French food retailer Carrefour detailed its latest earnings this week, revealing solid growth globally in the first half (H1) of 2022 despite declining profit across Europe.
Across that region, the French grocer’s return on investment (ROI) dropped 13% in H1, from €412 million ($419 million) to €357 million ($363 million) despite a growth in sales.
The company put the decline down to poor performance in Belgium, where the hangover from logistical challenges in Q4 2021 added to the country’s highly competitive market to hurt Carrefour’s overall European performance.
Carrefour stores in Belgium also experienced empty shelves last year following strikes at the Kuehne+Nagel distribution center and the Super Transport freight company.
But home to 40 hypermarkets, 440 supermarkets and 311 convenience stores under the brand, the country will continue to remain a key market for the French group.
Elsewhere on the continent, the picture was more optimistic with the business reporting a net profit of €357 million H1 across all European markets, about 44% of its overall total profit.
As in previous years, the largest slice of Carrefour’s European income stems from its core market of France, where the group operates nearly 6,000 stores and generated a profit of close to €200 million in the first half of the year. The strongest growth however was seen in Poland and Romania, which saw a year-on-year (YoY) increase in H1 income of 10.3% and 4.2%, respectively.
In a presentation on the group’s H1 results, Carrefour observed that “consumption patterns proved resilient” despite rising inflation. Nonetheless, the company cited “a slight evolution in consumer purchasing behavior” during the second quarter, “particularly in European countries where inflation is the most pronounced such as Spain and Romania, reflecting growing consumer attention to purchasing power constraints.”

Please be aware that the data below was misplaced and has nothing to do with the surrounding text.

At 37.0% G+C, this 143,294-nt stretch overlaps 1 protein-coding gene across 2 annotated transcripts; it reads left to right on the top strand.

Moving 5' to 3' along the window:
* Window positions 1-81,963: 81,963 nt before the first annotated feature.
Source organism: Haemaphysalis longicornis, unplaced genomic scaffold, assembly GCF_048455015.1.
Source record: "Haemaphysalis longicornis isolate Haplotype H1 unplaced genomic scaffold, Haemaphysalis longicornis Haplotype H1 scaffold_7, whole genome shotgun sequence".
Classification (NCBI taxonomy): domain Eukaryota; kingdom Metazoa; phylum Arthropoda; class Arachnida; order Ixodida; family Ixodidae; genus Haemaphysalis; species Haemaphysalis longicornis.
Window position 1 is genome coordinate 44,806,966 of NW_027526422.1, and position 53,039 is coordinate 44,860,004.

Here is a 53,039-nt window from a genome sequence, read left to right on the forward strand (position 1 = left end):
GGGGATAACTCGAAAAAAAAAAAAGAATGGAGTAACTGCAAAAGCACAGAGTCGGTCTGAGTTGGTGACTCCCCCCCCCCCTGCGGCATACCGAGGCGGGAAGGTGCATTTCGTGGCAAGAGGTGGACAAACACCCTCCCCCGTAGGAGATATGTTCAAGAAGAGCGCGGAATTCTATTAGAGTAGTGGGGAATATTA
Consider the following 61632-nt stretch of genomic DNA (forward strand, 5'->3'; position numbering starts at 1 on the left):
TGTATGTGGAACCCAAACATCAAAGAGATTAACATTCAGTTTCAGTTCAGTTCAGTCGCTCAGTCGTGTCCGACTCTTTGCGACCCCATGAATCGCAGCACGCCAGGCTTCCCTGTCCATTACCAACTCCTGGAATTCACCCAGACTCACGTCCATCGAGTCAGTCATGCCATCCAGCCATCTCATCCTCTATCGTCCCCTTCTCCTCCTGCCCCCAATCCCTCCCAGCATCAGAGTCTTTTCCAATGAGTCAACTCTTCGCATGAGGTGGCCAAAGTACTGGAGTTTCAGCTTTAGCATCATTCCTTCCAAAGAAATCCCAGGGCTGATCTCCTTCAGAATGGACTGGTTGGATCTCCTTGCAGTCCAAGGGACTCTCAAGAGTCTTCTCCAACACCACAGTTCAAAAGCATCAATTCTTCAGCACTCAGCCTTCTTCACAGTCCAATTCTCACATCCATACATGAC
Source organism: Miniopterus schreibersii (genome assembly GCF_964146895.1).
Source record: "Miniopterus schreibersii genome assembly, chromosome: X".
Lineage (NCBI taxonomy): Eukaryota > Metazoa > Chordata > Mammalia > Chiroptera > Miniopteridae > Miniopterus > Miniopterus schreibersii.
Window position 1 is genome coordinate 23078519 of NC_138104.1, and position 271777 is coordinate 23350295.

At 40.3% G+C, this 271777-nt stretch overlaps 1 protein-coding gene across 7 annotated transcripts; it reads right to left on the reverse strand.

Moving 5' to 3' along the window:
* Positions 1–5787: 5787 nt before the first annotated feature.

Moving forward, the company referred to its competitive pricing, Carrefour branded products, the Supeco discount supermarket and campaigns such as the “30 products for €30” scheme in France as areas where it is looking to increase value for money and protect customers from rising wholesale prices.
Digital Expansion Strategy
Outside of Europe, Carrefour has recorded strong growth in Latin America with the completion of Grupo BIG’s acquisition in Brazil last June, and has now begun the process of exiting its other key non-European market — Taiwan — to “refocus Carrefour on its core strategic markets in Europe and Latin America,” the group said in a press release.
The firm has stated that further strategic priorities will be announced in November when CEO Alexandre Bompard is expected to detail the group’s vision for the next four years.
Those priorities will likely include plans to accelerate the retailer’s billion-dollar digital expansion strategy and enhance its technological capacity with more innovations like Carrefour’s first cashierless retail solution, dubbed Flash 10/10.
The store, which opened in Paris last year, uses artificial intelligence (AI) and sensors to automatically track and charge customers for items they add to their cart, enabling French shoppers to simply walk-in, pick-up items, and walk out.
In another digital initiative earlier this year, the retailer launched its “Brut Shop” — a joint company dedicated to social commerce market or live shopping — partnership with digital media company Brut.
As part of the deal, 60% of Carrefour customers who say they are interested in live shopping, according to the retailer, will have access to “a unique and responsible website” to make their online purchases, while participating in live-streamed video events on social networks.
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